Friday, April 16, 2010 at 9 a.m.
Artist: Frightened Rabbit
Title: The Winter of Mixed Drinks
Release date: March 9
Label: Fat Cat
Is Frightened Rabbit the next U2? If they're not, it's not for lack of trying. Like early U2, this Scottish band is quite adept at making a lot out of very little. That is to say, they have a minimalist approach to songwriting but somehow turn the tunes into dramatic musical statements.
Oh, and the singer, Scott Hutchison, sounds a little bit like a young Bono. They boast the same kind of mournful but hopeful wail, but Hutchison sounds more vulnerable than Bono ever did. I hope the guy's okay because he sings a lot about graves and digging holes.
Actually, I think Hutchison's lyrics deal with going somewhere to tackle an obsession with his own mortality and, then, once coming to grips with the reality of death, returning to a more hopeful outlook. On "Yes, It Would," he sings, "You told me to get lost to find myself / And first it bleeds, then it scabs / I feel like I've been filling up / Ooooh change if you can't be bound / Oh oh yes, I would." And on "The Wrestle," he sings "This is the test I left land for / To grip flesh and hold pull muscle in / The vice clinch of the struggle I can't / Give in to the weight of the clothesless wrestle with the clothesless animal."
The music supports Hutchison in his rebirth, with simple songs that often center on repetitive chord changes that build into exultant, swirling climaxes. It's all very dramatic. I could easily envision this band breaking out of the indie-sphere and into the big time. Maybe take over Coldplay's spot as the heir to the U2 throne. That wouldn't be so bad, would it?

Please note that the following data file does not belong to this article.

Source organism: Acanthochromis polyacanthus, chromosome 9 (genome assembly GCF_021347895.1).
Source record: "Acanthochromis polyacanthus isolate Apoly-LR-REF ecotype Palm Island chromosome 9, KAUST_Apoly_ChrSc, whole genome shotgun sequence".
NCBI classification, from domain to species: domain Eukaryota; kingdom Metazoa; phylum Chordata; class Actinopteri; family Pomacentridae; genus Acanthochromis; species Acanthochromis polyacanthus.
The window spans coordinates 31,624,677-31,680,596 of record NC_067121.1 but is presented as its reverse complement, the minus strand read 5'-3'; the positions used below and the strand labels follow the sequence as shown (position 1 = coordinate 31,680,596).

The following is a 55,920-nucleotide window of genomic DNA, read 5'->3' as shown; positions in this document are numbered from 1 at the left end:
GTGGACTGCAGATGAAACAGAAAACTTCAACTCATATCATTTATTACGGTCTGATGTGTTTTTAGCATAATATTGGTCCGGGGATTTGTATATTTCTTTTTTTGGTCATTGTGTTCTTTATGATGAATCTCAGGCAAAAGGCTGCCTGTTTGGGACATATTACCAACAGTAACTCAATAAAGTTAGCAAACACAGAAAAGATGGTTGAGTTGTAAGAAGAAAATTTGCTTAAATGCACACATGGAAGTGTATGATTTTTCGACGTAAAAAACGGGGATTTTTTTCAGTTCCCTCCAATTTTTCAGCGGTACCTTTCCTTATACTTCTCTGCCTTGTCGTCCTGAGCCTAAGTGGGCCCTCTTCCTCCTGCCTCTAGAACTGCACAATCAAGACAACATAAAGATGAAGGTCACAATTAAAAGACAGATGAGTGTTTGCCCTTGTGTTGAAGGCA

Note: Frightened Rabbit is scheduled to perform Monday, April 19, at the Clubhouse in Tempe.
Best song: "Nothing Like You." Just when the records needs an up-tempo three-minute of pop gold, it arrives in the form of "Nothing Like You."
Deja vu: A Big Country video.
I'd rather listen to: The new Harlan T. Bobo record on Goner, which I don't have yet. Can anyone help me out with that one?
"Nothing Not New" is a yearlong project in which New Times editorial operations manager Jay Bennett, a 40-year-old music fan and musician, will listen only to music released in 2010. Each Monday through Friday, he will listen to one new record (no best ofs, reissues, or concert recordings) and write about it. Why? Because in the words of his editor, Martin Cizmar, he suffers from "aesthetic atrophy," a wasting away of one's ability to embrace new and different music as one ages. Read more about this all-too-common ailment here.
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